thoroughly burrowed into and likely heaped in one corner, so its
practicality may be limited.>
c. size? I'm leaning towards 15g but its still up in the air.
<15 gallons should be fine for one of the little Gonodactylus, but
I'd allow more space for the bigger species.>
d. any corals viable with the little guy?
<They ignore cnidarians and sponges, so sure, you can use corals if
you want. But that adds a layer of expense in terms of lighting and
water quality not particularly important to keeping Mantis shrimps.
Plus, strong lighting will cause your Mantis to hide away. Ideally, the
tank wouldn't be lit at all, of if it was, with something rather
dim, like moonlight tubes.
I kept my Mantis shrimps with Beadlet Anemones, and these anemones bred
like crazy, eating up the leftover particles of food, I guess.>
<The shrimps couldn't care less. Most species are nocturnal,
dusk/dawn active, or at least very shy if they do move about during the
f, treated tap water is fine for these guys right?
<Should be fine, provided water quality is reasonable, i.e.,
than 20 mg/l.>
My goal is a very simple, easily maintainable tank, a Zen garden with a
tiny monster in the middle.
<There's a good scientific literature on keeping these shrimps
in labs, so if you have access to such, you'd find that worthwhile.
The "Lurkers Guide to Stomatopods" is a rare example of a
scientific project that has spawned good, usable information for
non-scientists, and is well worth a visit.
All in all, fantastic animals, sadly undervalued. Hope this helps.
Re: Hey crew, its salt water time! 10/15/10
Thanks man, your prompt assistance is appreciated as always.
<Glad to help.>
So would a product like this truly be all that I need gear wise?
<Oh, sure, very nice for the right sized Mantis.>
I'm thinking Gonodactylus in a 14 gallon tank with 5lbs live rock
and 10lbs mixed pinkie sized gravel.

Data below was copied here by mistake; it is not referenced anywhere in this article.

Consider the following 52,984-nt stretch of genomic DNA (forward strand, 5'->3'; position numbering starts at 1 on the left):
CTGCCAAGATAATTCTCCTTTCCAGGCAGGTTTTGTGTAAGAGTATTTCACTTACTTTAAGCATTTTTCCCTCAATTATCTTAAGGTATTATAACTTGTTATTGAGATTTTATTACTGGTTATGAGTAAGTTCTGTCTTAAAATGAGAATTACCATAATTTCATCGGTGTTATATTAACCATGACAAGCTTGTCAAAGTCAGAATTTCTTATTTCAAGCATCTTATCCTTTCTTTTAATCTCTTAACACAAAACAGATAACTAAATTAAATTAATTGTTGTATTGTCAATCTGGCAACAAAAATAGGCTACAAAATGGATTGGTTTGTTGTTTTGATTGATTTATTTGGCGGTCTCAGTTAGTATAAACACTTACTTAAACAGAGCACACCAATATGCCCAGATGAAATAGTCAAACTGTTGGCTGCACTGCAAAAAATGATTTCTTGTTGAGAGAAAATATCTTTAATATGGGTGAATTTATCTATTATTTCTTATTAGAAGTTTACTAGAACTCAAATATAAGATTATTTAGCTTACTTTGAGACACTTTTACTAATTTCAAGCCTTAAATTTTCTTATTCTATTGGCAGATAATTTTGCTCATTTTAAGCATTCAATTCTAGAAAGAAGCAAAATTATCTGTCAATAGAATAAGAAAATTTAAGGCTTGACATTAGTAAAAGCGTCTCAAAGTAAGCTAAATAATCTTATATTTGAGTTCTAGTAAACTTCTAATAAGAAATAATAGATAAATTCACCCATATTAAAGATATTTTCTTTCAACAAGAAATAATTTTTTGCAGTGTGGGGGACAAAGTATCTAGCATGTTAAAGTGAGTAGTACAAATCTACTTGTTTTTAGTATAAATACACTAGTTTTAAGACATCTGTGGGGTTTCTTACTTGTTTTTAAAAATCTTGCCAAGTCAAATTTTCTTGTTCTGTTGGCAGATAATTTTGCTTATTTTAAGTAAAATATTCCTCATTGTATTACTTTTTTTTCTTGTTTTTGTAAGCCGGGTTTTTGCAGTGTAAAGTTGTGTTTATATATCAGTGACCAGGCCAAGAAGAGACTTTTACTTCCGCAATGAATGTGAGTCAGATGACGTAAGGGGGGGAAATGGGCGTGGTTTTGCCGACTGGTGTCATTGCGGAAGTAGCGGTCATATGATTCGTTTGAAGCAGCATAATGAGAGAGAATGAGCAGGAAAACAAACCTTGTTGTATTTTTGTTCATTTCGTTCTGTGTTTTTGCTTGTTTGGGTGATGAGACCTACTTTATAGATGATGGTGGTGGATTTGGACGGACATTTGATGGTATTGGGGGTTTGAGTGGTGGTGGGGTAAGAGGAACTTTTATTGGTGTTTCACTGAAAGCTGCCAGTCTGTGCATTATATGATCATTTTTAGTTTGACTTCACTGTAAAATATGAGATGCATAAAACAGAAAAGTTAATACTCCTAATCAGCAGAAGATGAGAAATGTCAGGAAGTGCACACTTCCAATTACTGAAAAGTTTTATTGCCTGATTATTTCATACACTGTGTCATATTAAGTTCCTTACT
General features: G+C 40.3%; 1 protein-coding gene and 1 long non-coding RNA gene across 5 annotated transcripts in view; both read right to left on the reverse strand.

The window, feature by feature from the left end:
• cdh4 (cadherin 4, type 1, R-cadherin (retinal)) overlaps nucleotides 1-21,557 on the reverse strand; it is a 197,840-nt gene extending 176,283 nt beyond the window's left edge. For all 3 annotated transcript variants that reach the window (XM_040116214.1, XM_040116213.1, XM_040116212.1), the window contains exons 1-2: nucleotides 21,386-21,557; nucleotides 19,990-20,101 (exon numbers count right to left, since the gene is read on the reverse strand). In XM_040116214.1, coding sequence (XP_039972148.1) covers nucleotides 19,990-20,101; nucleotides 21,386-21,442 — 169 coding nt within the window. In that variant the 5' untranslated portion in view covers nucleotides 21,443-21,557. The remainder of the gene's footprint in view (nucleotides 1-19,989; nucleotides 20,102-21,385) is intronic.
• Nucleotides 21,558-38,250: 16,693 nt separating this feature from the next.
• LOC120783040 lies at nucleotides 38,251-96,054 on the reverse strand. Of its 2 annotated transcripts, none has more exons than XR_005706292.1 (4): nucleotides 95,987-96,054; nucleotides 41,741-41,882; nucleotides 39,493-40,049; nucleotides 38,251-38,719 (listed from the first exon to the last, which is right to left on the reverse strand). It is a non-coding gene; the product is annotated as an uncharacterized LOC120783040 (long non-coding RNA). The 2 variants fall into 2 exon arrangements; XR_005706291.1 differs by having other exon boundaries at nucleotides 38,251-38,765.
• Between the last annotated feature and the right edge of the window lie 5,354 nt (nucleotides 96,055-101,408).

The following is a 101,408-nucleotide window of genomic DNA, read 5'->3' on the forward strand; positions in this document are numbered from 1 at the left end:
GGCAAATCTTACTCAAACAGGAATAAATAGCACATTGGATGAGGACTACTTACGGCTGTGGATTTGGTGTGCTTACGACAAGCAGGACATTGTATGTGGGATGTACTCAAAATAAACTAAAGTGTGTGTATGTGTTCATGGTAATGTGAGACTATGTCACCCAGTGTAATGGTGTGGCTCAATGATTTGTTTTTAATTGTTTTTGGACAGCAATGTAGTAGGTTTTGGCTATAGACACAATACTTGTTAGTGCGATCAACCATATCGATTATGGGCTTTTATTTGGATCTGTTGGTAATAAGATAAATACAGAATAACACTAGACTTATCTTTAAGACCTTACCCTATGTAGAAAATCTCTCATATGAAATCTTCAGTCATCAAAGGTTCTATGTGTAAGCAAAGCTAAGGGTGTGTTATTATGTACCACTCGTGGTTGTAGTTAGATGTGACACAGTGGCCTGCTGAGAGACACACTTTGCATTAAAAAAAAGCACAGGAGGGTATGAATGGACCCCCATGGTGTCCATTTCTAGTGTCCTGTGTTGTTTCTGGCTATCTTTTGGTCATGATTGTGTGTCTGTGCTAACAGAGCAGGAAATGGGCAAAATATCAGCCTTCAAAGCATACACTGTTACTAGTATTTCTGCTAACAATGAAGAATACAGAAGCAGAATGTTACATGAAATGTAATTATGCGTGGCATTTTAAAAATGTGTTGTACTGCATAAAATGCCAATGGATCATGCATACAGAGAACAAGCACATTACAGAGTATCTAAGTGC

<Sounds good. There are some medium-sized species in this genus that
get to about 8-10 cm/3-4 inches, and those should be fine in there. You
might even look at Pseudosquilla ciliata, a bright yellow, day active
I would love to get a larger tank with a giant peacock, but the old
lady put her foot down!
<I bet. Did you tell you pet could land you in the Emergency
About feeding, seems to me the common consensus is that they will eat
dead meaty food easily enough but a weekly serving of live crustacean
(for smashers) is best. Would fresh water crayfish from a bait shop be
as bad an idea as I suspect that it is? What would be the best (read
cheapest yet healthy) live food be.
<No live food needed. I fed mine using long forceps. Wiggle the food
enticingly. These animals are VERY smart, and soon learn where
"easy meals" come from. Doesn't take long to get them
weaned onto such fare. I'm not sure I'd use live crayfish for
the small species -- partly they may not be able to kill it, and partly
you'd end up with so much decaying organic matter in the tank
you'd ruin water quality. But plain vanilla river shrimp will do,
and at least here in England you can buy them for about 5 pence (7-8
cents) a piece from the better aquarium shops. These are estuarine
shrimps and live indefinitely in marine aquaria, so they're much
less of problem in terms of water quality. Small live clams and mussels
might be offered to "smashers". But otherwise, go browse your
local Asian food market and stock up on wet frozen squid, cockles,
clams, prawns and so on.
Unshelled shrimp is particularly good, but do bear in mind crustaceans
and some molluscs (mussels in particular) are thiaminase-rich, so you
want to either minimise their use in favour of thiaminase-free foods
like tilapia fillet and cockles, or else use marine aquarium vitamin
Without the right diet, mantis shrimps exhibit a variety of shell
deformities and moult problems.>
Thanks again Neale,
<Have fun with your pet! Cheers, Neale.>
Re: Hey crew, its salt water time! 10/15/10
Looking forward to it.
PS: Please don't tell the wife about the emergency room thing.
<So just for once, let's hope that's one person who
doesn't visit WetWebMedia! Cheers, Neale.>
Feeding A Mantis Shrimp Ok, now that I got a mantis out of
the rock and have it in my 3g Eclipse (its only a 1 inch long mantis),
what do I do? << Feed him a little bit of krill or shrimp every
couple days. >> I am wondering how much damage the fresh water
shock did to the poor thing. Can it still see? << They
have some absolutely amazing eyes. I'll bet it can see
far better than you or I. >> I dropped some food in, but its not
eating. I read they can be very finicky eaters. .. any
advice? << Well, not sure on the foods. I think any
fresh seafood would do the trick. But if not, I guess
I'd try some ghost shrimp. >> Thanks! Tom
<< Blundell >>